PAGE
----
Roosh V is Vile, But He’s Also Part of a Rising Trend

Dating used to be an embarrassing and painful ritual. Shyness and some modesty was definitely part of it, or so I remember. Women would get together and swop stories about it, but otherwise it was all pretty private stuff. When Perfect Match came along in Australia in the 1980s and contestants competed to win a date with a stranger I remember thinking, ‘Who would put themselves forward for a show like that?’ Then it was Blind Date in the UK, spiced up for the ratings with the distasteful audience participation segment ‘Ditch or Date?’ There have followed a plethora of similar reality formats, First Dates, Love Machine and Take Me Out. Good light entertainment but a crass message which reduced the subtle complexities of  love and romance to a primal meat market.

But somehow we have a sense of when things have started to go too far on the dating scene, like the recent rise of the Pick-Up Artists.

These PUAs belong to something called a seduction community, which, according to their entry on Wikipedia, is a movement of men whose goal is seduction and sexual success with/access to women.  The community exists through Internet newsletters and weblogs, marketing (e.g. banner ads, seminars, one-on-one coaching), forums and groups, as well as over a hundred local clubs, known as lairs, giving out advice such as “stop asking for permission”. With rape of women having increased by 41 per cent in the past year, their message is quite rightly considered toxic.

In November 2014 Julien Blanc a US based dating coach became the subject of multiple social media campaigns alleging his advice encouraged sexual violence and abuse. As a result he was banned from Australia, the UK and Singapore. This year it is the turn of Daryush Valizadeh, known as ‘Roosh V’ who had planned meet-ups for followers in London, Manchester, Edinburgh, Glasgow, Cardiff and Newcastle tomorrow. They have now been cancelled.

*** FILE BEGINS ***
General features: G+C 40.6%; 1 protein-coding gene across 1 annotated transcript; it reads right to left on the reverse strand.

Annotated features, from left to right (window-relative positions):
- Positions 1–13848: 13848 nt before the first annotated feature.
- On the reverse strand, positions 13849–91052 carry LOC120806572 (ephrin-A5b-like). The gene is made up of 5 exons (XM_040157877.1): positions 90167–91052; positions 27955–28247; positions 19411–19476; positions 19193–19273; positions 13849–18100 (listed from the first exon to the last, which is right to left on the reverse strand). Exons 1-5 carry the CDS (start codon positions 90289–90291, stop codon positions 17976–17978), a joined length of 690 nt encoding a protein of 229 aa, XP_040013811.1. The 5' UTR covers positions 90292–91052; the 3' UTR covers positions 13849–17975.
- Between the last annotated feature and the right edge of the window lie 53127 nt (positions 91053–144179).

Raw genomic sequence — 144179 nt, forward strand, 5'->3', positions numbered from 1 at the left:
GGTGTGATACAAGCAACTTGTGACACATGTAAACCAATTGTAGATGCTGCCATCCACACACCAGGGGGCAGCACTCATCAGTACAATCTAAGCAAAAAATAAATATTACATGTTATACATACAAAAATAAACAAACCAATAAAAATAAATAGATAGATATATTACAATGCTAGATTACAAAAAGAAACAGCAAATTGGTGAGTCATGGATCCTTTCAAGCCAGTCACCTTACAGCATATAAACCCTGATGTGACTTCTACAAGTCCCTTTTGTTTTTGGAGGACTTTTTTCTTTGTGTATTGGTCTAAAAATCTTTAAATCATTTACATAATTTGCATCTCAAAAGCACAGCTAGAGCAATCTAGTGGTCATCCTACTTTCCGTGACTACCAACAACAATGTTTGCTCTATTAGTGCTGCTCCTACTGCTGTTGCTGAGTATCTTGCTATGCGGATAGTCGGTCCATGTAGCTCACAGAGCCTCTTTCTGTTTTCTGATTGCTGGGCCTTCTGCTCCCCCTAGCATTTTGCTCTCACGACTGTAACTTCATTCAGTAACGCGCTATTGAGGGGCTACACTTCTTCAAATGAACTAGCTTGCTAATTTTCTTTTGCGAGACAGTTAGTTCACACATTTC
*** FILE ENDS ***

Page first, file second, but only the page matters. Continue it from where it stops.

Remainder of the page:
These men call themselves neomasculines. They claim to be responding to the emasculating effects of ultra-feminism. If they had their way, women would not work and would have their behaviour and decisions controlled entirely by men. Their answer to false rape claims is to film every sexual encounter. Or to suggest to their like-minded activists that a woman consenting to go into a man’s house is also agreeing to consensual sex.  Coming hot on the heels of the news of women being harassed by migrants in Cologne and a rising climate of sexual abuse claims coming out of Scandinavia, it is a worrying trend.

However, this development in society should also be the dawning of an acceptance that modern women are not totally blame free.  Radical feminists crying wolf over trivialities like compliments on LinkedIn or jokes about women crying in science labs (as in the case of Tim Hunt) doesn’t help. A pro-rape message is sexist and misogynistic. Decent men offering up a seat or opening a door for a woman is not.  It’s time we relearnt the difference.


About Louise Burfitt-Dons

Writer and social critic
This entry was posted in feminism, Politics and tagged , , , , , . Bookmark the permalink.

One Response to Roosh V is Vile, But He’s Also Part of a Rising Trend

  1. There’s no reason why we can’t address multiple issues in regards to feminism. Roosh V’s message of pro-rape legalization has been met with almost universal disgust, but part of what encourages these people are things like rape jokes, and other little “trivialities,” that normalize violence towards women and the mocking of women’s general rights.


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